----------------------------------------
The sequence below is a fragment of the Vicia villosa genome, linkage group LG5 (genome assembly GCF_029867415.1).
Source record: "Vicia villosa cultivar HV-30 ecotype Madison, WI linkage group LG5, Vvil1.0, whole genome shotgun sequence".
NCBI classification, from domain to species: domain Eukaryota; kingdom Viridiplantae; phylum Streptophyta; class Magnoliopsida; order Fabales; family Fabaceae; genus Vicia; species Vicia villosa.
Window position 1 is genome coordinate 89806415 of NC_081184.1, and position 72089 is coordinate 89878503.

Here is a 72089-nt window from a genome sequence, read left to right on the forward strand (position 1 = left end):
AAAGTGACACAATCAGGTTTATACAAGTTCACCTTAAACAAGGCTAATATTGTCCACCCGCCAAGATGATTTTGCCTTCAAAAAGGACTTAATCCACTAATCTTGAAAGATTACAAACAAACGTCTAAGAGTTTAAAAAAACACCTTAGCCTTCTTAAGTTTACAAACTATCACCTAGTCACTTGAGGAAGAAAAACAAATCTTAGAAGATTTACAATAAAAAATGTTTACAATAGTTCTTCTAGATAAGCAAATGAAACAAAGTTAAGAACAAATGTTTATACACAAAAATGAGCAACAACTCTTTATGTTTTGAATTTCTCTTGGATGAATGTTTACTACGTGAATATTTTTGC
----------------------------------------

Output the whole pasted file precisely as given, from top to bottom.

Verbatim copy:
The sequence below is a fragment of the Vicia villosa genome, linkage group LG5 (genome assembly GCF_029867415.1).
Source record: "Vicia villosa cultivar HV-30 ecotype Madison, WI linkage group LG5, Vvil1.0, whole genome shotgun sequence".
NCBI classification, from domain to species: domain Eukaryota; kingdom Viridiplantae; phylum Streptophyta; class Magnoliopsida; order Fabales; family Fabaceae; genus Vicia; species Vicia villosa.
Window position 1 is genome coordinate 89806415 of NC_081184.1, and position 72089 is coordinate 89878503.

Here is a 72089-nt window from a genome sequence, read left to right on the forward strand (position 1 = left end):
AAAGTGACACAATCAGGTTTATACAAGTTCACCTTAAACAAGGCTAATATTGTCCACCCGCCAAGATGATTTTGCCTTCAAAAAGGACTTAATCCACTAATCTTGAAAGATTACAAACAAACGTCTAAGAGTTTAAAAAAACACCTTAGCCTTCTTAAGTTTACAAACTATCACCTAGTCACTTGAGGAAGAAAAACAAATCTTAGAAGATTTACAATAAAAAATGTTTACAATAGTTCTTCTAGATAAGCAAATGAAACAAAGTTAAGAACAAATGTTTATACACAAAAATGAGCAACAACTCTTTATGTTTTGAATTTCTCTTGGATGAATGTTTACTACGTGAATATTTTTGC